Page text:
But, for Lynne, who was diagnosed with depression, anxiety and other mental disorders at 19, dating invariably ends in disaster.
But about a month ago, Lynne began seeing a 53-year-old man she met through a dating Web site designed specifically for people with mental illness.
While you may never see any hints of rabbits being harmed by man, there are a few other signs that he’s just not that stable: He’s really thin skinned and can’t take a playful jab.
No one likes to be criticized unfairly or in a harsh way but when it comes to playful comments about a hair being out of place or slip of the tongue, there are some who can’t even laugh at themselves.
"I've been single most of my life for that reason," she said.
Elizabeth Barrett, who created the site with a partner in Denver, Colo., said she observed from her work with people with mental illness that those in strong relationships are more likely to thrive. "They tend to stay out of the hospital." Couples in which both partners struggle with mental illness can share their experiences and help keep each other out of trouble.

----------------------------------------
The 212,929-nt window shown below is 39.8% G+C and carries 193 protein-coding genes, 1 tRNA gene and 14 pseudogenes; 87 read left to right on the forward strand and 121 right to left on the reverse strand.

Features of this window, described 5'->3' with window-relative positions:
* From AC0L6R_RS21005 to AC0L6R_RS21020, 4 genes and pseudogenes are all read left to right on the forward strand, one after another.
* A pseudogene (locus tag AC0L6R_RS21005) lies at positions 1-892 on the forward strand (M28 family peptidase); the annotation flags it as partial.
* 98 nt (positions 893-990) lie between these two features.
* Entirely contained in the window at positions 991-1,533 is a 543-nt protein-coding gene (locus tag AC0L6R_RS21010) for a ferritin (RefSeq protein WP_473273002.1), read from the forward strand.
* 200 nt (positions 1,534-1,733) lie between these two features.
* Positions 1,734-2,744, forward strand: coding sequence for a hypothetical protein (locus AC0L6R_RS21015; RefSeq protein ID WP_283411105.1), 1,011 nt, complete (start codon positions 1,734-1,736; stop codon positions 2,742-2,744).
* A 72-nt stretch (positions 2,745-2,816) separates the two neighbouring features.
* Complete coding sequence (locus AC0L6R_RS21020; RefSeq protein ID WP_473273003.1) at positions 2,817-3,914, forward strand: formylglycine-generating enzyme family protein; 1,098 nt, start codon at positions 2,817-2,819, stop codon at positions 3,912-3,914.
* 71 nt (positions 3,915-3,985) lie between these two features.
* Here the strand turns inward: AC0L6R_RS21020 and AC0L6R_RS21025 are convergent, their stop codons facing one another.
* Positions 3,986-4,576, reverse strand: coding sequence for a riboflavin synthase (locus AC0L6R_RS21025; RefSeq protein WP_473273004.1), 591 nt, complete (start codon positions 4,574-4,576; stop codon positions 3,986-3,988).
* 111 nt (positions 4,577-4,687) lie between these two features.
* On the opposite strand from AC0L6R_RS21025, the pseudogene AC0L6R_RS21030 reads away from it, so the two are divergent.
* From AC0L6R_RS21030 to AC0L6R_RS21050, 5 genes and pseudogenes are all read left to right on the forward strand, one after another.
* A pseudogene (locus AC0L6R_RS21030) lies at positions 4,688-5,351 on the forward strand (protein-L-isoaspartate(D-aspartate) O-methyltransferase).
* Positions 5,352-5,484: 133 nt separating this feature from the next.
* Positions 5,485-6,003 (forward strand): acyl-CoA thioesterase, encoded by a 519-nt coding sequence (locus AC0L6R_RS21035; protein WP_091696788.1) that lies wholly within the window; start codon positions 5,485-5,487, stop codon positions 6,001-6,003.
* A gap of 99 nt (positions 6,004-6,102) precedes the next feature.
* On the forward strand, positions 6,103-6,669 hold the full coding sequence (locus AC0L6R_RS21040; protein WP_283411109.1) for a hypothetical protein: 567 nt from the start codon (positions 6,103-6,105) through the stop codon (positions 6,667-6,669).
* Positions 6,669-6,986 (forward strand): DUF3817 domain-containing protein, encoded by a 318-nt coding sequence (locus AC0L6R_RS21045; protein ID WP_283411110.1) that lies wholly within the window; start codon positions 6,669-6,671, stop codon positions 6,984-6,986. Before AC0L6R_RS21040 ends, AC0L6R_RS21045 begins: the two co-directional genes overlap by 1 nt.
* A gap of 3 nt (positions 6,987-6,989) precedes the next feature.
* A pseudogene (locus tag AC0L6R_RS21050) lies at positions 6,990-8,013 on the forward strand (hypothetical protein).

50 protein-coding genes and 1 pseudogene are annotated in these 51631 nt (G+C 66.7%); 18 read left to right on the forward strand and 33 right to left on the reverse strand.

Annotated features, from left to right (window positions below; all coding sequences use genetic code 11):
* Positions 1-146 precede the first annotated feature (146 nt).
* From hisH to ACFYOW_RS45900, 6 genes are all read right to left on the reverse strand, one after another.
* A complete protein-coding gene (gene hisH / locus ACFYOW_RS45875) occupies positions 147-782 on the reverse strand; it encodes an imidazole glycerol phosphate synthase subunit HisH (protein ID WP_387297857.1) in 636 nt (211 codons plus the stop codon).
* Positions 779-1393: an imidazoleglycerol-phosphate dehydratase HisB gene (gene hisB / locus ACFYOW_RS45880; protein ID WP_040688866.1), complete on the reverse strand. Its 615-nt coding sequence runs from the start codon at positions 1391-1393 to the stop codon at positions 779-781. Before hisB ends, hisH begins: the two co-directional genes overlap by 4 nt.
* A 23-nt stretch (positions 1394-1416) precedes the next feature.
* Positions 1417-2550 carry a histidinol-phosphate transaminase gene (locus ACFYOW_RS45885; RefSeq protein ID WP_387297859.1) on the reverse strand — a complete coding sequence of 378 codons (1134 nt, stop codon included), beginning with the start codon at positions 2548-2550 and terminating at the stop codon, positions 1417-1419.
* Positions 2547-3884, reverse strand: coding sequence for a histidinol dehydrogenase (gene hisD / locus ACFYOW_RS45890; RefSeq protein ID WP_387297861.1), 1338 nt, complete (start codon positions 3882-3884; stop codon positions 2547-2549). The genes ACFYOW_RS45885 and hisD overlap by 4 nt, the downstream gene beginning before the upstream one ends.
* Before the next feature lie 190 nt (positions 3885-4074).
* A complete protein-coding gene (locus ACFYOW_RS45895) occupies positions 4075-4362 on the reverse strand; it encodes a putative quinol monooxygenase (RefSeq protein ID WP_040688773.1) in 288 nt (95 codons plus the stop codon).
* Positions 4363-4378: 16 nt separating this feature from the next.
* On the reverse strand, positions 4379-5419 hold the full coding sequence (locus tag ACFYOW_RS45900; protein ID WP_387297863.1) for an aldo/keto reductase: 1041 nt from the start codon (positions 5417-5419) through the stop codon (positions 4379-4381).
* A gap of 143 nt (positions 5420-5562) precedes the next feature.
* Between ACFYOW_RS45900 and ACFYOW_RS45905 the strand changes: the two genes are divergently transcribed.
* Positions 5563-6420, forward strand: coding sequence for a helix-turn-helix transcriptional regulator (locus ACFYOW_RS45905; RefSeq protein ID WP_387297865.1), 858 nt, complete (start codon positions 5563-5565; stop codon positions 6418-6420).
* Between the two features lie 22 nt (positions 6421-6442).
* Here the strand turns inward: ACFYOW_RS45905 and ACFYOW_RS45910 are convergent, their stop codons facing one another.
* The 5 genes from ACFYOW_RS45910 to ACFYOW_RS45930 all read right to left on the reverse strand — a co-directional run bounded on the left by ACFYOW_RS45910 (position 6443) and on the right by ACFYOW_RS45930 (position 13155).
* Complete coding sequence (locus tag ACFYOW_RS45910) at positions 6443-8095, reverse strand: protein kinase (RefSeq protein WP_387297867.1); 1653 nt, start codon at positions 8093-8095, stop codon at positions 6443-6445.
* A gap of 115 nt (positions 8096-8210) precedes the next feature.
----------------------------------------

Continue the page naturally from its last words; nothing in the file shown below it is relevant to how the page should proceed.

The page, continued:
Here are some things to think about when it comes to getting into a relationship with someone with depression, anxiety, PTSD, ADHD or similar mental health conditions: As mentioned above, it is likely that you have already encountered someone with mental health problems in your dating life.
Lynne had someone to spend Christmas and New Year's with this year. "It's been a long time since I've been with anybody for the holidays," the 50-year-old Albuquerque native said recently.
"That was different." Many people find dating stressful.
"You have somebody to throw your ideas off of." Barrett, 30, has worked with the mentally ill in a variety of settings, including the Bernalillo County jail and an Albuquerque psychiatric clinic.
She now works in several New Mexico schools, from elementary through high school.
But when it comes to talking about potential partners, most people don’t mention how to approach dating someone with a mental illness.